const char * buf = "Another hello looks like this";  
    eeprom_write_from(buf, fifth, strlen(buf)+1);

    int a, b;  
    boolean c;  
    char d[buflen], e[buflen];  
    char *e_p = e;

    * Reading back is just as simple. First argument is the variable to read  
    * back to, the second argument is the field (in __eeprom_data) to read  
    * from.  
    eeprom_read(a, first);  
    eeprom_read(b, second);  
    eeprom_read(c, third);  
    eeprom_read(d, fourth);

    * You can read back to a pointer address, if you need to.  
    eeprom_read_to(e_p, fifth, buflen);

    Serial.println(c ? "TRUE" : "FALSE");  

    * The eeprom_write macros do bounds checking,  
    * so you can't overrun a buffer.  
    * In __eeprom_data, 'third' is a one-byte boolean, but  
    * eeprom_write knows this so only the first char 'T' is written  
    * to EEPROM  
    eeprom_write("This is a buffer overflow", third);

    * If you have an array, like char[], you can write & read a single  
    * array entry from a particular constant index  
    * Unfortunately, it only works for constant indexes not variables.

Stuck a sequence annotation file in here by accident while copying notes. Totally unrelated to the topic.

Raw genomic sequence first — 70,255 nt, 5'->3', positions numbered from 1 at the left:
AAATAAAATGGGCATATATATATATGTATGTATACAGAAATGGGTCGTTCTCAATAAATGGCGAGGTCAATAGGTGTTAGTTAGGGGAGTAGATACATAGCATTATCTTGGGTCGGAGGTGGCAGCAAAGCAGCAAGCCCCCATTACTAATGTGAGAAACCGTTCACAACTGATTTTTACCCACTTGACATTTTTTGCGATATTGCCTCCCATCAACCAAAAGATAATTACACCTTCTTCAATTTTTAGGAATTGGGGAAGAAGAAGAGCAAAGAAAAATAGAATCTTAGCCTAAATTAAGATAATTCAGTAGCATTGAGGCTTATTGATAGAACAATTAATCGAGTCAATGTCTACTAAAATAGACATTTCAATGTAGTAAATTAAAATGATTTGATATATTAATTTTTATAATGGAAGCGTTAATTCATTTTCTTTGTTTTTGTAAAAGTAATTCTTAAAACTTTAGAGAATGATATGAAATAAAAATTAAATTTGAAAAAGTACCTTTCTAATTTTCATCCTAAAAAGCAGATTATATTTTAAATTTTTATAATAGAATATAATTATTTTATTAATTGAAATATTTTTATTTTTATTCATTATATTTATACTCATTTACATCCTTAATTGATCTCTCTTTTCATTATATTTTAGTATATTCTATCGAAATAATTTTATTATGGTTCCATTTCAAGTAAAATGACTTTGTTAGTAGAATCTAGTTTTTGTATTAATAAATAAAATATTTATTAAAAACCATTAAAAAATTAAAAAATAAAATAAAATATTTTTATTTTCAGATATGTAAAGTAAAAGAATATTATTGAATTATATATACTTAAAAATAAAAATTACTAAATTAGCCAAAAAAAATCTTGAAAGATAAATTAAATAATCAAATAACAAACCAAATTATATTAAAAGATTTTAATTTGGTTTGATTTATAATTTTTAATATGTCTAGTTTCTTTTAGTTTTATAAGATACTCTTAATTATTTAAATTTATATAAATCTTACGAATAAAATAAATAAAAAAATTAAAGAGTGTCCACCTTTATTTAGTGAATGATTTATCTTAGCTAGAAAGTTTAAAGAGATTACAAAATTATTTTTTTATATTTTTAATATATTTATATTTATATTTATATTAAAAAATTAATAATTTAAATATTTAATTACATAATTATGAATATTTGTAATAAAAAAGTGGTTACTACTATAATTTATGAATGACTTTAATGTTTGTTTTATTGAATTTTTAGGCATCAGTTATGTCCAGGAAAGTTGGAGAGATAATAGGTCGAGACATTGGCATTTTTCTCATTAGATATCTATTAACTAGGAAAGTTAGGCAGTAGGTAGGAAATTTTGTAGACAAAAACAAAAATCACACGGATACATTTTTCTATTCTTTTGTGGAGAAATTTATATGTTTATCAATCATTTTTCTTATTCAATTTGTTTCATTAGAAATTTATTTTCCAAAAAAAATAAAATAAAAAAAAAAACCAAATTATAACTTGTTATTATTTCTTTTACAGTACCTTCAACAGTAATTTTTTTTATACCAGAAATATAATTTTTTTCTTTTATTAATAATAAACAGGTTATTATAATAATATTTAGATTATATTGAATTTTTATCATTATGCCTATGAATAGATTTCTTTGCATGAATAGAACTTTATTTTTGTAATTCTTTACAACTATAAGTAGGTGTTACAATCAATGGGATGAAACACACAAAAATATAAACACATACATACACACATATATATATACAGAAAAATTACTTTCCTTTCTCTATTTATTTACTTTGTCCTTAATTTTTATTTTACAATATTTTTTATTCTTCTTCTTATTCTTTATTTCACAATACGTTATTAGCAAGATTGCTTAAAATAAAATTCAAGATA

* eeprom_write('X', fourth[x]) does not work with these macros.  
    eeprom_write('X', fourth[3]);  
    eeprom_read(d, fourth);
    char x;
    eeprom_read(x, fourth[3]);

    void loop() { }

(This is Arduino code, obviously if you're using avr-libc directly then you can rewrite it for that.)


The downsides of this technique (as I see them) are:

  • Uses macro magic (so a bit icky.)
  • Overkill if you only need to store one type of data in EEPROM, but useful if you have lots of different types.

Initial Values

When you start up, you need to know if the data in EEPROM is data that your program saved, or something else. There are a few different ways to deal with this.


EEMEM provides a way for you to set default values easily in your code:

EEMEM struct __eeprom_data initial_data EEMEM = {  
    1, // first  
    2, // second  
    false, // third  
    "Initial fourth", // fourth  
    "Initial fifth" // fifth  

Via avr-objcopy & avrdude you can generate a .eep file and flash it to the AVR. This is nice, but it won't work if you're using the Arduino IDE because (as of version 0018) it doesn't generate .eep files properly, and it also doesn't support flashing them.

It's a good option if you're using your own Makefile, though.

"Magic" number

The other way is to check for and expect a "magic" value somewhere in the EEPROM data. Something like:

// Change this any time the EEPROM content changes  
const long magic_number = 0x5432;

struct __eeprom_data {  
    long magic; // should be set to magic_number  
    int first;  
    int second;  

void setup() {  
    long magic;  
    eeprom_read(magic, magic);  
    if(magic != magic_number)  

void initialise_eeprom() {  
    eeprom_write(0, first);  
    eeprom_write(0, second);  
    eeprom_write(magic_number, magic);  

Thoughts on “Structured EEPROM access with Arduino/AVRs